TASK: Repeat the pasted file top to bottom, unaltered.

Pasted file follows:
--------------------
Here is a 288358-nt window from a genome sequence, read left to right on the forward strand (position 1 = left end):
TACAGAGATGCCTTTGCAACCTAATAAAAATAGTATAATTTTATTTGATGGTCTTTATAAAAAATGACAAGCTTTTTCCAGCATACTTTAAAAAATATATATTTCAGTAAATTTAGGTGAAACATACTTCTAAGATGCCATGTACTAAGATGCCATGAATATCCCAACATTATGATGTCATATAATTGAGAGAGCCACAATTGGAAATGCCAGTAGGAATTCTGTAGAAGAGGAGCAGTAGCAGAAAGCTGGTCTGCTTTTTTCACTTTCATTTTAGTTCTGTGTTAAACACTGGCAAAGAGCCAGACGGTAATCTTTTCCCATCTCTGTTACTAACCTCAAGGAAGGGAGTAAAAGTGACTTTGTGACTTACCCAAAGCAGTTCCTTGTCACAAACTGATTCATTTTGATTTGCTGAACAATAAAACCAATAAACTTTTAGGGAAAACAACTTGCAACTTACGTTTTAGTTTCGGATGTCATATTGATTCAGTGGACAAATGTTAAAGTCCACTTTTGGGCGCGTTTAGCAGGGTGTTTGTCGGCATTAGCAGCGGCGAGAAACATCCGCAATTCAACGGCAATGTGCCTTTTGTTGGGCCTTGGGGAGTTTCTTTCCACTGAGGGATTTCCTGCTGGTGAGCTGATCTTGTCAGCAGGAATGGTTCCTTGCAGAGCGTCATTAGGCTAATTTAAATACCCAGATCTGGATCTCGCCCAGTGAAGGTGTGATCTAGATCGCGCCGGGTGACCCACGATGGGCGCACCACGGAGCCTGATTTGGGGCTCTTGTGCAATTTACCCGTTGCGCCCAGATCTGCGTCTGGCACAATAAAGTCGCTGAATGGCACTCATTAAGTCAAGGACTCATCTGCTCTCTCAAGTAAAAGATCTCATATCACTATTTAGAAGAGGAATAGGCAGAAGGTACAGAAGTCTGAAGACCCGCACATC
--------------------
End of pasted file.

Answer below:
Here is a 288358-nt window from a genome sequence, read left to right on the forward strand (position 1 = left end):
TACAGAGATGCCTTTGCAACCTAATAAAAATAGTATAATTTTATTTGATGGTCTTTATAAAAAATGACAAGCTTTTTCCAGCATACTTTAAAAAATATATATTTCAGTAAATTTAGGTGAAACATACTTCTAAGATGCCATGTACTAAGATGCCATGAATATCCCAACATTATGATGTCATATAATTGAGAGAGCCACAATTGGAAATGCCAGTAGGAATTCTGTAGAAGAGGAGCAGTAGCAGAAAGCTGGTCTGCTTTTTTCACTTTCATTTTAGTTCTGTGTTAAACACTGGCAAAGAGCCAGACGGTAATCTTTTCCCATCTCTGTTACTAACCTCAAGGAAGGGAGTAAAAGTGACTTTGTGACTTACCCAAAGCAGTTCCTTGTCACAAACTGATTCATTTTGATTTGCTGAACAATAAAACCAATAAACTTTTAGGGAAAACAACTTGCAACTTACGTTTTAGTTTCGGATGTCATATTGATTCAGTGGACAAATGTTAAAGTCCACTTTTGGGCGCGTTTAGCAGGGTGTTTGTCGGCATTAGCAGCGGCGAGAAACATCCGCAATTCAACGGCAATGTGCCTTTTGTTGGGCCTTGGGGAGTTTCTTTCCACTGAGGGATTTCCTGCTGGTGAGCTGATCTTGTCAGCAGGAATGGTTCCTTGCAGAGCGTCATTAGGCTAATTTAAATACCCAGATCTGGATCTCGCCCAGTGAAGGTGTGATCTAGATCGCGCCGGGTGACCCACGATGGGCGCACCACGGAGCCTGATTTGGGGCTCTTGTGCAATTTACCCGTTGCGCCCAGATCTGCGTCTGGCACAATAAAGTCGCTGAATGGCACTCATTAAGTCAAGGACTCATCTGCTCTCTCAAGTAAAAGATCTCATATCACTATTTAGAAGAGGAATAGGCAGAAGGTACAGAAGTCTGAAGACCCGCACATC